In short, while the public may have no right to obtain autopsy reports and related records, there is nothing in the law which in my view precludes a government official or agency from disclosing those records.
With respect to the remaining records involving toxicological and latent fingerprint data, as well as ballistics reports, two of the grounds for denial in the Freedom of Information Law appear to be relevant in considering rights of access.
Assuming that those records were prepared by a government agency, such as a police department or office of a district attorney, I believe that they would fall within the coverage of §87(2)(g). As you may recall, although that provision potentially serves as a basis for a denial of access, due to its structure, it may require substantial disclosure. Specifically, that provision authorizes an agency to withhold records that:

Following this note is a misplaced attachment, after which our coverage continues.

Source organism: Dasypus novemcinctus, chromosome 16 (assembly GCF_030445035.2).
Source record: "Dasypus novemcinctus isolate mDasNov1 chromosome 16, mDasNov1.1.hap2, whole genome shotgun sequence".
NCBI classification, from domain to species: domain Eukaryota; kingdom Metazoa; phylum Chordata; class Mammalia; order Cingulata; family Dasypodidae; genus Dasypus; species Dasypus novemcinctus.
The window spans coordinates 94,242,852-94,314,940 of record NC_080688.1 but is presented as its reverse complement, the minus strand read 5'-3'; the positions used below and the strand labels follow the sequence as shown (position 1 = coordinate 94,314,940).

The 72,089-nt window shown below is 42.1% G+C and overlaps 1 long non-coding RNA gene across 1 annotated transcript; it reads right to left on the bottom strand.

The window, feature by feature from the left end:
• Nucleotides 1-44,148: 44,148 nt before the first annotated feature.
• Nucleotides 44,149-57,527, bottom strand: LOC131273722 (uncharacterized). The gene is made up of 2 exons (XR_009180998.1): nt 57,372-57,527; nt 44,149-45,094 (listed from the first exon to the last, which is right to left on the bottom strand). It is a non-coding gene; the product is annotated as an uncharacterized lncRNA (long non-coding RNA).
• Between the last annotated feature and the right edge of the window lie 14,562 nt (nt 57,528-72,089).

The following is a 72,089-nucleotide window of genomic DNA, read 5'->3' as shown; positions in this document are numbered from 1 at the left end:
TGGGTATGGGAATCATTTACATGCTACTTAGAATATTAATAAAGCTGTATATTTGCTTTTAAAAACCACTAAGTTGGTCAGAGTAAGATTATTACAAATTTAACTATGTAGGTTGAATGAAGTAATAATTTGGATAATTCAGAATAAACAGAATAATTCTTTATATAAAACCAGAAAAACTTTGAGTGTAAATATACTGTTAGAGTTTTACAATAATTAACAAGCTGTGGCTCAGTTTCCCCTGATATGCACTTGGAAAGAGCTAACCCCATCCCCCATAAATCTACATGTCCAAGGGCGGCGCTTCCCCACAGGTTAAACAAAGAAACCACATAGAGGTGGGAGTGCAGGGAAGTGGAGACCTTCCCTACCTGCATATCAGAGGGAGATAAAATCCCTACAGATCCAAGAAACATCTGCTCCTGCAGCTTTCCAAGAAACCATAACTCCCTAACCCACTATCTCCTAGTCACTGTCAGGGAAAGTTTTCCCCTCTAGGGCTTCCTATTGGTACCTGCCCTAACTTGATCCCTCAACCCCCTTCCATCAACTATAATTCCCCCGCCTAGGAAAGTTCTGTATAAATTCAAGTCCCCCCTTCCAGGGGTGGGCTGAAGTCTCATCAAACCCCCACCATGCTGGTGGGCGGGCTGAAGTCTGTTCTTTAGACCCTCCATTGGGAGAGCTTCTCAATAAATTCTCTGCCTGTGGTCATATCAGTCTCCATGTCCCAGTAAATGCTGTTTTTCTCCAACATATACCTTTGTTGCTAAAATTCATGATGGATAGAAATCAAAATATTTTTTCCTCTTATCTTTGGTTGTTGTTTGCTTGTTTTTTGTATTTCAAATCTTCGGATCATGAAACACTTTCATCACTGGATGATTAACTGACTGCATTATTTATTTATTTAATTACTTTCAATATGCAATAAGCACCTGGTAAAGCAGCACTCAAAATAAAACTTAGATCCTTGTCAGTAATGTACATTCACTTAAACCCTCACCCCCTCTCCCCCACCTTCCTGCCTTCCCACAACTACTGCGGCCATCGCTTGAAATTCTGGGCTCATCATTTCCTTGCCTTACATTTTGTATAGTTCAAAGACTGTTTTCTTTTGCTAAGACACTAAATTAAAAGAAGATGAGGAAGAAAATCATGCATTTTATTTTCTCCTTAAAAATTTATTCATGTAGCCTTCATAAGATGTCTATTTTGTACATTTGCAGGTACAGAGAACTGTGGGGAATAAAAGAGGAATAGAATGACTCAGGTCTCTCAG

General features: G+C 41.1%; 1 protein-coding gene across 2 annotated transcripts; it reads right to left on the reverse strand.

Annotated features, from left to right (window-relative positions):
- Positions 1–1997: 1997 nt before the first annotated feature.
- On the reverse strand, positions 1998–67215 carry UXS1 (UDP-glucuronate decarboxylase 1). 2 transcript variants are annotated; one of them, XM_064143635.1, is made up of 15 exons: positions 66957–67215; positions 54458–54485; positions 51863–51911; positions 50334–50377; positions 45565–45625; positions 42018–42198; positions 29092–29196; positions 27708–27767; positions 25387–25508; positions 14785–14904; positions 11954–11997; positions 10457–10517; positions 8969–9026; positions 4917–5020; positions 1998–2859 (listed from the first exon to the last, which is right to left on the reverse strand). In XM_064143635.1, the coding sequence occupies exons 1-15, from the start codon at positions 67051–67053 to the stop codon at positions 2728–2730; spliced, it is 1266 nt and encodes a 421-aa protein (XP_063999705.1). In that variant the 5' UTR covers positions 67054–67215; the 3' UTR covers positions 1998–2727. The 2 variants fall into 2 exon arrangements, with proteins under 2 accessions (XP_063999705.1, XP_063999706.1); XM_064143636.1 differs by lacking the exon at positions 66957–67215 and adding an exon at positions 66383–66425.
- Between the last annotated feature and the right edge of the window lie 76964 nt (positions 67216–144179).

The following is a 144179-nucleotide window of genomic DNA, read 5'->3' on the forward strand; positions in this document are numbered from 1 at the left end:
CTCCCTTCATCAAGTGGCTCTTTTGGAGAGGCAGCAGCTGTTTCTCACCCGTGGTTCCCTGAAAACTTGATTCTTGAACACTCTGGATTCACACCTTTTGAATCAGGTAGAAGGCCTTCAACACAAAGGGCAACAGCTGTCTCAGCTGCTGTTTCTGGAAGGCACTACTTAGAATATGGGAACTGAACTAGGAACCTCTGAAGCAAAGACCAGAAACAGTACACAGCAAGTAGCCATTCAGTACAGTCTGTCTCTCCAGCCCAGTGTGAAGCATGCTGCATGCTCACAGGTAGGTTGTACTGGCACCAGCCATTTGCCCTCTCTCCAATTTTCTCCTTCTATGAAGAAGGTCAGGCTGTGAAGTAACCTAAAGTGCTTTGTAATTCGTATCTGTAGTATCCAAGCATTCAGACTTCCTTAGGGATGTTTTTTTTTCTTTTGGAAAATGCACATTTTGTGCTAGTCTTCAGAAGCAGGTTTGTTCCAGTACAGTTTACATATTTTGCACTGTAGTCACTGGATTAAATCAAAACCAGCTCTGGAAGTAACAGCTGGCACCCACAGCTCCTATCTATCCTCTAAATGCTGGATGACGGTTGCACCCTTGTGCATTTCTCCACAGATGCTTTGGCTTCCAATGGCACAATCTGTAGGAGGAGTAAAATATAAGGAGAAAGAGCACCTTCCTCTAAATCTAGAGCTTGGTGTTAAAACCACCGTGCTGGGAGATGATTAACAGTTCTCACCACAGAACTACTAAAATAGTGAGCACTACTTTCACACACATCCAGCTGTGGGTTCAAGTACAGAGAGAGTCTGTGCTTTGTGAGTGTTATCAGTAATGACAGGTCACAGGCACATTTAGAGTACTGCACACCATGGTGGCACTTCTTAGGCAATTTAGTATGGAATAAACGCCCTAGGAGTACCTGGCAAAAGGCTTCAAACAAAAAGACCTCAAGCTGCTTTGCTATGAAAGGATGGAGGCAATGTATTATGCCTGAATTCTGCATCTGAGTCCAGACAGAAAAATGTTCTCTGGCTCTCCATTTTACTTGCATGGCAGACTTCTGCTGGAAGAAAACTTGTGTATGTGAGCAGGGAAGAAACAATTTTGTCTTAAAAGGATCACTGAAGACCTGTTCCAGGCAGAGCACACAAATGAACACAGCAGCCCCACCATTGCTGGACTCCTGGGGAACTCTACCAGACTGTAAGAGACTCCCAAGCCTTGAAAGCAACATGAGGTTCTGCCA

"are inter-agency or intra-agency materials which are not:
i. statistical or factual tabulations or data;
ii. instructions to staff that affect the public;
iii. final agency policy or determinations; or
iv. external audits, including but not limited to audits performed by the comptroller and the federal government..."
It is noted that the language quoted above contains what in effect is a double negative. While inter-agency or intra-agency materials may be withheld, portions of such materials consisting of statistical or factual information, instructions to staff that affect the public, final agency policy or determinations or external audits must be made available, unless a different ground for denial could appropriately be asserted. Concurrently, those portions of inter-agency or intra-agency materials that are reflective of opinion, advice, recommendation and the like could in my view be withheld.